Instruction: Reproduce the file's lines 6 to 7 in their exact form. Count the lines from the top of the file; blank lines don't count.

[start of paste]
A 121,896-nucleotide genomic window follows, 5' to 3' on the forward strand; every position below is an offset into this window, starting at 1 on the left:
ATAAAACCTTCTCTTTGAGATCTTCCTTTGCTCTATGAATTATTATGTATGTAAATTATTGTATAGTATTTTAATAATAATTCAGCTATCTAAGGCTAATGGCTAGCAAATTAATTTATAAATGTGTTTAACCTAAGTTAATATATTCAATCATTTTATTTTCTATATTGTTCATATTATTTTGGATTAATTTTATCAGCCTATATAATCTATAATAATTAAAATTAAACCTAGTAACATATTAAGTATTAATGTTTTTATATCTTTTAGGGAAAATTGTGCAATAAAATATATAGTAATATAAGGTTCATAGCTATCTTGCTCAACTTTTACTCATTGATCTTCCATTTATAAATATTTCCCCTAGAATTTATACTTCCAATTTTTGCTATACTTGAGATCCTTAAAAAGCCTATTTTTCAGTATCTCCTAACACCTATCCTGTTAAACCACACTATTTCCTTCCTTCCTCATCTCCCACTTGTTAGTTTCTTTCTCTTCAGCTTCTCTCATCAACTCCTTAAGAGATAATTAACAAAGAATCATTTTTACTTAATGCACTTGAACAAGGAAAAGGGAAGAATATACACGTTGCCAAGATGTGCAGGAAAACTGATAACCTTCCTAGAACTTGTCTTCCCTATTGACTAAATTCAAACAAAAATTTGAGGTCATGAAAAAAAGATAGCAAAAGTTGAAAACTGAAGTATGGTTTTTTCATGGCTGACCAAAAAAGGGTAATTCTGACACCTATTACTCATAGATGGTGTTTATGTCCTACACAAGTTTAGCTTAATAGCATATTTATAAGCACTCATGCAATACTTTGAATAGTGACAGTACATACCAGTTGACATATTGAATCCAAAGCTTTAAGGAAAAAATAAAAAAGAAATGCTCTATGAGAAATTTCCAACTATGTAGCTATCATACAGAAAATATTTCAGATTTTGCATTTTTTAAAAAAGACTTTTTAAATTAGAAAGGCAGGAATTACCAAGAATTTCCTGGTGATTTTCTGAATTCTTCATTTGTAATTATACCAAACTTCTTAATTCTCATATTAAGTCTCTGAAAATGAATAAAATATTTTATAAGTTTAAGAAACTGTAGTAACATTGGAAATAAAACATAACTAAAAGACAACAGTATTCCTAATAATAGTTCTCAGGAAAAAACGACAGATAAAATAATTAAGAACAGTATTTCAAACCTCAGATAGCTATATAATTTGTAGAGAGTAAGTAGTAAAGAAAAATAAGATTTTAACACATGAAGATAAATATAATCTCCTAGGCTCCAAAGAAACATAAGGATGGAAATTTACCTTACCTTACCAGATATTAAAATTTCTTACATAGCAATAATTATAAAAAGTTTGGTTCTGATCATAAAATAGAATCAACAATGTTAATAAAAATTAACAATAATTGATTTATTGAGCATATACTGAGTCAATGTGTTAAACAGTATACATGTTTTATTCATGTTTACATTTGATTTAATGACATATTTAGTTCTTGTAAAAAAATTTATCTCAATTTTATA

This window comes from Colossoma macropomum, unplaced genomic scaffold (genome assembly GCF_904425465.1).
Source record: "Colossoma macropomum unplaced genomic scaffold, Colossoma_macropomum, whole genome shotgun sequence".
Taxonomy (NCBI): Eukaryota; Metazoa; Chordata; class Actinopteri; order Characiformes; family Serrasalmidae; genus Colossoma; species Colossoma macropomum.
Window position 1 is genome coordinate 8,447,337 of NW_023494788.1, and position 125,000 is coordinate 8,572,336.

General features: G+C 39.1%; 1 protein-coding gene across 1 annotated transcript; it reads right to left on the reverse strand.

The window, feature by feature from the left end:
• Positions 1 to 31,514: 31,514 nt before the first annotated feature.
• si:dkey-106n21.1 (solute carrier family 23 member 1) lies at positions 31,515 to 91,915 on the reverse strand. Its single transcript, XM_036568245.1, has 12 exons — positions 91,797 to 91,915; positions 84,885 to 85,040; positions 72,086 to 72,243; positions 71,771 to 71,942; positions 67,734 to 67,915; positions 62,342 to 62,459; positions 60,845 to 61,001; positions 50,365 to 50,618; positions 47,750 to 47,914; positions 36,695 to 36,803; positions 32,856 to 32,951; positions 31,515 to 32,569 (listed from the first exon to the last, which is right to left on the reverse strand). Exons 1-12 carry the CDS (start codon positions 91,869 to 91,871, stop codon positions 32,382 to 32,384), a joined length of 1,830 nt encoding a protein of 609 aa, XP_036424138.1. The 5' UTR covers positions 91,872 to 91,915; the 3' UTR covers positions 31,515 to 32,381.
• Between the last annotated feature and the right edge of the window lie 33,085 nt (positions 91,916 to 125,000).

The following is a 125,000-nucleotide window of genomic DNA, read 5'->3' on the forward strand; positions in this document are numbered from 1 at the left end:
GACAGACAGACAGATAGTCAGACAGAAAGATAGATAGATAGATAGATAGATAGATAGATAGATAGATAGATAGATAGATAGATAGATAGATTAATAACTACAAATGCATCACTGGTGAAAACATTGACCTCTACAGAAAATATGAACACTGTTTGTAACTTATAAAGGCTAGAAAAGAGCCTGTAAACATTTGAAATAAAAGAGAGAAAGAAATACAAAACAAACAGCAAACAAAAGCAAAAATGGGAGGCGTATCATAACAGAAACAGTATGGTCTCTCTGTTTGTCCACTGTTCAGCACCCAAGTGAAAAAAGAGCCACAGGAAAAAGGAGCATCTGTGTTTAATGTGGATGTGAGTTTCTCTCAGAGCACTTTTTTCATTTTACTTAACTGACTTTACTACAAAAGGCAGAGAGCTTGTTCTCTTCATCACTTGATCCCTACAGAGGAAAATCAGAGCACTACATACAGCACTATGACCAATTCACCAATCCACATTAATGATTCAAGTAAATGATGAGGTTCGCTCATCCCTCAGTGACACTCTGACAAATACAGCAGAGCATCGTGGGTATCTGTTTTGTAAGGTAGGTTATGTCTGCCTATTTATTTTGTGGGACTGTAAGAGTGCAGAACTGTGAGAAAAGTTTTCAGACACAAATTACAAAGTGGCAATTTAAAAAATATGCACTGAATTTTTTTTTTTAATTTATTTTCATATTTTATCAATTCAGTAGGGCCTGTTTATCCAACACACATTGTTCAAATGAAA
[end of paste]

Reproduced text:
Window position 1 is genome coordinate 8,447,337 of NW_023494788.1, and position 125,000 is coordinate 8,572,336.

General features: G+C 39.1%; 1 protein-coding gene across 1 annotated transcript; it reads right to left on the reverse strand.